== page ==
Do Learnership Stipends Increase Youth Vulnerability? Internships, learnerships, and apprenticeships provide stipends as income to unemployed candidates. But, do these programs dehumanize learners when their worth is merely measured by NQF levels?
Do you Think Learnership Stipends Increase Youth Vulnerability?
Young people who are new to the labour market are often vulnerable to exploitation and mistreatment in the workplace. This can occur for a number of reasons such as:
- a lack of job experience,
- a lack of knowledge about their rights as workers,
- and limited social networks and support systems.
A Low Learnership Stipend Is Exploitation
One common way that young workers are taken advantage of is through low pay. New entrants to the labor market may not be aware of the average wages for their industry or job type. As a result, they may accept a lower salary than what is standard. Additionally, some employers may exploit young workers by not paying them for overtime or other hours worked. Or by making deductions from their paychecks for expenses such as uniforms or tools.
Unfair Treatment Is Exploitation
Young workers often face exploitation due to unjust treatment, particularly in substandard working environments. For example, doing dangerous tasks and enduring extended shifts without sufficient breaks or rest. Furthermore, instances of workplace discrimination or harassment may persist unaddressed due to a lack of knowledge about reporting avenues or seeking aid.
Additionally, unscrupulous recruitment practices can subject young workers to exploitation. Employers may entice them with promises of specific salaries or working conditions. Only for them to discover a stark contrast upon commencing work. Some may even encounter demands for upfront fees for training or other expenses, or find themselves coerced into signing contracts that curtail their rights or bind them to a particular employer.
To safeguard yourself, know your rights and responsibilities within the workplace. This includes understanding what constitutes fair and secure working conditions. Accessing resources and support networks that facilitate navigation of the labour market is also crucial. In case of exploitation or mistreatment on the job, seek help promptly.
Are learnership stipends too low to make a real difference?
Low stipends for unemployed youth can have serious disadvantages for the individuals involved. A few of the ways low stipends can be disadvantageous include:
- Financial strain: A low stipend may not be enough to cover the basic needs of young people, such as food, accommodation, and transportation. This can lead to financial strain and stress, which can negatively impact their mental health and well-being.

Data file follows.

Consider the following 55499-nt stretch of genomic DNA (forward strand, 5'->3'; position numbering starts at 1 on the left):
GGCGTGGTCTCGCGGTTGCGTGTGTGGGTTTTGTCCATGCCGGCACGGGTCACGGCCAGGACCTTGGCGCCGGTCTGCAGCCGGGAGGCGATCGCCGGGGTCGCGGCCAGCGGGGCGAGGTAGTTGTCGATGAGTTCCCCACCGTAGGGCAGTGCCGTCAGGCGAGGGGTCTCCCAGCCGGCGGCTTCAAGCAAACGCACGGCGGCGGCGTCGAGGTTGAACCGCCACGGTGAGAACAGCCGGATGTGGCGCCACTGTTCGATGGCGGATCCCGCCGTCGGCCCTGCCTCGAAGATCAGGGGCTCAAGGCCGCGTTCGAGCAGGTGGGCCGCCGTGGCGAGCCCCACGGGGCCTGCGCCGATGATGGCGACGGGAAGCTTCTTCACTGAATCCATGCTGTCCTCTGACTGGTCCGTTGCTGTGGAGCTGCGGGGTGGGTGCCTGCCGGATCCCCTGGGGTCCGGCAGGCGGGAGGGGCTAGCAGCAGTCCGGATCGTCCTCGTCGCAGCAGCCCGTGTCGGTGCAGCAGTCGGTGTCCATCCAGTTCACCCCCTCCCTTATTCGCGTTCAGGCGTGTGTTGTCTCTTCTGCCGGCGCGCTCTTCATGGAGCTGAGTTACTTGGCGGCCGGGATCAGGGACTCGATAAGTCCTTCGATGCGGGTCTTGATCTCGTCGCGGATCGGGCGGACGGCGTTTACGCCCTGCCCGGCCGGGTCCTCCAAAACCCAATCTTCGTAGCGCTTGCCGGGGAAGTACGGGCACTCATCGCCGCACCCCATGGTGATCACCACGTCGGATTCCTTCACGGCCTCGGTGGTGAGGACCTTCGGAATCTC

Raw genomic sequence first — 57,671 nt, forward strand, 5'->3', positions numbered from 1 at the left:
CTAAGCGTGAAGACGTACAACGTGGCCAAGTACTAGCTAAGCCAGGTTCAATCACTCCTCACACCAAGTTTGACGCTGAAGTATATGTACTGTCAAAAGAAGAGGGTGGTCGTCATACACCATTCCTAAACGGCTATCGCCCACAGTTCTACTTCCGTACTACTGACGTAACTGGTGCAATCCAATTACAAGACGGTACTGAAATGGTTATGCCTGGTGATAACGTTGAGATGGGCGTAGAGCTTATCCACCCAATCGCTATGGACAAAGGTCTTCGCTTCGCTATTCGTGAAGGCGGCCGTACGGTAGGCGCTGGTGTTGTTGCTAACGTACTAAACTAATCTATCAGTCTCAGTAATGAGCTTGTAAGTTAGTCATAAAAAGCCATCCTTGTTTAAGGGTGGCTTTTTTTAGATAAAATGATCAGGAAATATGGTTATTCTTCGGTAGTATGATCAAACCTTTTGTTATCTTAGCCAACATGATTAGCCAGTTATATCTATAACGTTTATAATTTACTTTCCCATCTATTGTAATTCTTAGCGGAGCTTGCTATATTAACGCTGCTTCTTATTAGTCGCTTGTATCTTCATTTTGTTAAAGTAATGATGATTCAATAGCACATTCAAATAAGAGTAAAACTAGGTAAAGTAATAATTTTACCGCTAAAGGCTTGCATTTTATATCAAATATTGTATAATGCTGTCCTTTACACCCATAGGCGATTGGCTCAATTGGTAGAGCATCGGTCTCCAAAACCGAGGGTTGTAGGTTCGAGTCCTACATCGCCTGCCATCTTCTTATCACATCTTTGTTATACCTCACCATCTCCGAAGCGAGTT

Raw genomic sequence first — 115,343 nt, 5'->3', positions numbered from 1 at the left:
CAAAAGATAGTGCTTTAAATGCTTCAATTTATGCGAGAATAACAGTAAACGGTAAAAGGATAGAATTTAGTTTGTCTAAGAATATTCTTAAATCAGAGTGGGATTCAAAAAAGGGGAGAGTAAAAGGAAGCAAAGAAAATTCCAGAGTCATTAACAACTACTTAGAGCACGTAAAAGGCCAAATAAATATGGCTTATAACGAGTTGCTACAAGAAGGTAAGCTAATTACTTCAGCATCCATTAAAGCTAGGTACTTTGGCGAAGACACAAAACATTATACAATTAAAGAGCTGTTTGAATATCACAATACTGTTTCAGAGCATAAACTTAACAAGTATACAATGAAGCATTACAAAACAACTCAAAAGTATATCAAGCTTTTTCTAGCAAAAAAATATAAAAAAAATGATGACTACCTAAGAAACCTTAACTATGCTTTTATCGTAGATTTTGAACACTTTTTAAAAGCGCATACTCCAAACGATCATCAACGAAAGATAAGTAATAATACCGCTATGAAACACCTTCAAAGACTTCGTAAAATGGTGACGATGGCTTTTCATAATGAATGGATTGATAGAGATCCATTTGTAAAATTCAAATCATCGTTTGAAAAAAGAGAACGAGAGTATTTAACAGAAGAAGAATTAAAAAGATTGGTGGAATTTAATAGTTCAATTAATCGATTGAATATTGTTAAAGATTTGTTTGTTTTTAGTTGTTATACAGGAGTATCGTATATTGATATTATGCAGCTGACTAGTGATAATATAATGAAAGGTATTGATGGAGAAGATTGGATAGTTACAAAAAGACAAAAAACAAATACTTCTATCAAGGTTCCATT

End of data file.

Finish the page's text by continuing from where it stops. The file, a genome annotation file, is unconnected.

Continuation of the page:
- Lack of incentive: A low stipend may not provide enough financial incentive for young people to participate in the learnership. This can result in low attendance and lack of commitment to the program, which can hinder their ability to acquire the skills and experience they need to secure employment.
- Difficulty finding accommodation: In some areas, the cost of living is high. This makes it difficult for young people to find affordable accommodation. Low stipends can make it even harder for them to find a place to live, which can further stress their finances and affect their ability to participate in the job training program.
- Inability to save: Low stipends can make it difficult for young people to save money, which can be a critical factor in securing employment in the future. This can make it harder for them to transition from job training programs to full-time employment.
Impacts Of Low Learnership Stipends On Youth
Low stipends for unemployed youth on job training programs can have serious and long-lasting effects. It is important for our government and other organizations to provide adequate financial support to young people participating in these programs. Youth must acquire the skills and experience they need to secure employment and become self-sufficient.
Stipend amounts are not based on the realistic living conditions of participating youth, many of whom either live independently or must contribute support to households.
Employers who pay learners a stipend can claim back each cent paid, yet stipends are often as low as R1 500 per month or R30 per day.
Learnership Stipends and Black Tax
Youth use this money for food, rent, transport, clothes, toiletries, and the inevitable ‘Black tax’. Contrary to popular corporate belief, all youth do not come from financially privileged homes that can subsidize their participation.
Companies earn BEE Points and rebates while legally contracting the under-35-year market to meet conventional employment requirements in exchange for an obscenely low ‘allowance.’
Perhaps these learners would prefer attending a mainstream tertiary institution. In order to leave discriminatory environments that thrive on vulnerable youth.
Does the Learnership Stipend Drive wages down?
Are low stipends being used to increase the opportunity for low wages once learners are qualified?
LEARNERS ARE PERCEIVED AS NQF LEVELS, NOT HUMANS
Do the stipend rates protect the dignity of our youth and ensure that their well-being is protected?
The following table was taken from http://www.fpmseta.org.za/downloads/Learnership_Allowances.pdf
In conclusion, it is important for our government, employers, and labour organizations to take steps to ensure that young workers are protected from exploitation and mistreatment in the workplace. This includes enforcing labour laws and regulations, providing education and resources to young workers, and supporting initiatives that promote fair and safe working conditions.